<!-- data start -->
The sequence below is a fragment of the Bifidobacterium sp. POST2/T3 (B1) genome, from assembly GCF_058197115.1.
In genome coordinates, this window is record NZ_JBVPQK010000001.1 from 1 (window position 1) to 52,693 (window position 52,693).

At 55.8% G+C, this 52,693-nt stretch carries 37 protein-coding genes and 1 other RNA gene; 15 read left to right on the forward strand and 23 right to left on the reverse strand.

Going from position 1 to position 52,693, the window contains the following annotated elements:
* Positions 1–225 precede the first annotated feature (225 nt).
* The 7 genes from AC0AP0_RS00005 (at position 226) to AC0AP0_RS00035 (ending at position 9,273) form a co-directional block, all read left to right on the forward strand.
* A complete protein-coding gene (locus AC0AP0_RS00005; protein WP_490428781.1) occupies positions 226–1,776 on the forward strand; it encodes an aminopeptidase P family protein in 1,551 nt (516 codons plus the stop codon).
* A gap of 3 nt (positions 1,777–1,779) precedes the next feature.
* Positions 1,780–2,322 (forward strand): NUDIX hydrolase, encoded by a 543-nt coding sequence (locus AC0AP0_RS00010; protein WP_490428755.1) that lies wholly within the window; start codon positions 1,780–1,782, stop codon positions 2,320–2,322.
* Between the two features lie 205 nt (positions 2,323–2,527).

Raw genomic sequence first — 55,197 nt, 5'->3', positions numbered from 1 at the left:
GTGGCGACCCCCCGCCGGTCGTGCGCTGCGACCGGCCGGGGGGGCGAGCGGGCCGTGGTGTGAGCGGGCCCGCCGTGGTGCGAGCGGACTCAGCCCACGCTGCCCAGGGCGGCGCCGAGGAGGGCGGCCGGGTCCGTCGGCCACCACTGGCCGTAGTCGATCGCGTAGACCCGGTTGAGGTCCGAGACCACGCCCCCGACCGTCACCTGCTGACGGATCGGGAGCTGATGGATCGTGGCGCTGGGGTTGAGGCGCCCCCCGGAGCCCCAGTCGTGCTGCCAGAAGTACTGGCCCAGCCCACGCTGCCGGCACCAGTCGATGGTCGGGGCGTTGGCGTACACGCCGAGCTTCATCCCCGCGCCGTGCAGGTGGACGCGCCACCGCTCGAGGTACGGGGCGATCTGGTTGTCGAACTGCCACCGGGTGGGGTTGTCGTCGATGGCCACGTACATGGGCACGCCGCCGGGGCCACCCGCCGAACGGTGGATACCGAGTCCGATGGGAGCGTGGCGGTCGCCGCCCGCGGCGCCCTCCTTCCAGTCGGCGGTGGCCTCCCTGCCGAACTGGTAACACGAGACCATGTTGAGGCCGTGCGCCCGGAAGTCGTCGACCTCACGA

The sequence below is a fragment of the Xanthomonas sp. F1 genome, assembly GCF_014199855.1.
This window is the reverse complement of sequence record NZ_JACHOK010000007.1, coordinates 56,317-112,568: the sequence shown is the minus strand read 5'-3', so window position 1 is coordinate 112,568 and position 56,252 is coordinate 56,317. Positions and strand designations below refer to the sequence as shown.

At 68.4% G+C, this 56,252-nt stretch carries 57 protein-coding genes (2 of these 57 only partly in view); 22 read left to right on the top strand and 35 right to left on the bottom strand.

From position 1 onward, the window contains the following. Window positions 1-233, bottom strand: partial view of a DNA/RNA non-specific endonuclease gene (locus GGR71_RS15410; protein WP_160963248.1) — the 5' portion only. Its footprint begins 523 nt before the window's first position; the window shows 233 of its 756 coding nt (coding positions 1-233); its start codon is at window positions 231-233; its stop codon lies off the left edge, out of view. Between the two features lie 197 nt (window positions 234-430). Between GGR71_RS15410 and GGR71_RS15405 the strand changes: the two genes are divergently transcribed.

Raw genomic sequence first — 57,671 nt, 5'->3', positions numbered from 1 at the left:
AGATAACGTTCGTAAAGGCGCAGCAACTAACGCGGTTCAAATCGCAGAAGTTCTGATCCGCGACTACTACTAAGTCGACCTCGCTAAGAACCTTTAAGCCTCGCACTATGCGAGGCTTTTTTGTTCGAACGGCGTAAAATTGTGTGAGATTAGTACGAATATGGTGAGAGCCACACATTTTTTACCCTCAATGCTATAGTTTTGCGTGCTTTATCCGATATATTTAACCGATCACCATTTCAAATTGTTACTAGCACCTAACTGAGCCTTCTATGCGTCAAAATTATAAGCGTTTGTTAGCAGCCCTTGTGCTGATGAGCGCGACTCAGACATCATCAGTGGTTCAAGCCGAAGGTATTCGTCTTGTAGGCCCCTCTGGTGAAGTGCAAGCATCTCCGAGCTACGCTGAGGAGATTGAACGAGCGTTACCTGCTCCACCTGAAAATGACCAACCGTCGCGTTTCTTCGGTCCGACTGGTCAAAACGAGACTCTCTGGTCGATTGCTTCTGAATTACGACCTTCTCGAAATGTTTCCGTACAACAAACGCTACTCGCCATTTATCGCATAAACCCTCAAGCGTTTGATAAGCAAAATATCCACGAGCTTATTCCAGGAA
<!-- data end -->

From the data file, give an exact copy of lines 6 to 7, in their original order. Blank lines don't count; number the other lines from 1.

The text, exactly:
* The 7 genes from AC0AP0_RS00005 (at position 226) to AC0AP0_RS00035 (ending at position 9,273) form a co-directional block, all read left to right on the forward strand.
* A complete protein-coding gene (locus AC0AP0_RS00005; protein WP_490428781.1) occupies positions 226–1,776 on the forward strand; it encodes an aminopeptidase P family protein in 1,551 nt (516 codons plus the stop codon).